Abbreviations Used in This Pattern

  • ch = chain
  • ch-1 sp = chain-1 space, the space formed when you crocheted a chain stitch in the previous row. (In this pattern you'll be crocheting into chain spaces; these are abbreviated as ch-1 sp in the pattern.)
  • rep = repeat
  • sc = single crochet
  • st = stitch

Crochet Hook Size and Finished Glove Measurements

First, figure out which size you need to make. Measure the circumference around your hand (or the hand of the intended wearer) at the widest point above the thumb but below the finger.

If you are using a stretchy or resilient yarn such as wool, you may wish to make your gloves a smaller size than your actual hand measurement; the yarn will stretch enough to make a comfortable fit. If you are using an inelastic yarn such as cotton that does not stretch much, it's better to make the gloves a size that's closest to your actual hand measurement.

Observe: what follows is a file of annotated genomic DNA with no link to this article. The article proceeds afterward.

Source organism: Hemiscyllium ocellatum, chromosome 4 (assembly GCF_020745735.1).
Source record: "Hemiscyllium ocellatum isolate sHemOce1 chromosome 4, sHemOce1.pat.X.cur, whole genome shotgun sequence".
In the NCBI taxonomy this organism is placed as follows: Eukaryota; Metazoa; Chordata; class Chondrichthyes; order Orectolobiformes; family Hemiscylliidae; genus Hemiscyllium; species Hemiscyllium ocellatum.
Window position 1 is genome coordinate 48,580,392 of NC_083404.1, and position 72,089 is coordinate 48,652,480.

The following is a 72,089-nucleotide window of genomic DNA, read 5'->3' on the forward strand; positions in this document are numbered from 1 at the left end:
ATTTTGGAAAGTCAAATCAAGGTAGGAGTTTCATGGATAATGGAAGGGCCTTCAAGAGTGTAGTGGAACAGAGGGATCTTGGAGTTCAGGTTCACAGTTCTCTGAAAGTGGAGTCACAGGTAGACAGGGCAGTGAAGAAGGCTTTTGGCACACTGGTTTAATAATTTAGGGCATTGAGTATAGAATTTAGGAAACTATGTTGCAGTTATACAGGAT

Note that these sizes do not necessarily correspond to the clothing size you normally wear.

  • Size small. Start by trying a size K crochet hook, but adjust the hook size if necessary to get the correct gauge. Glove size is 6 3/8 inches wide and six inches tall before finishing. Switch to a size J crochet hook for a slightly smaller glove.
  • Size medium. Aside from your crochet hook size and finished glove size, the instructions are exactly the same as those given for the size small. When you crochet this pattern, use the materials and finished measurements listed in this section but follow the crochet pattern instructions for working the gloves in size medium. Glove size is seven inches wide and six inches tall before finishing.
  • Size large. Start by trying a size K crochet hook; adjust if necessary to get the correct gauge. Glove size is 7 5/8 inches wide and six inches tall before finishing.
  • Size extra large. Start by trying a size K crochet hook; adjust if necessary to get the correct gauge. Glove size is 8 1/4 inches wide and six inches tall before finishing.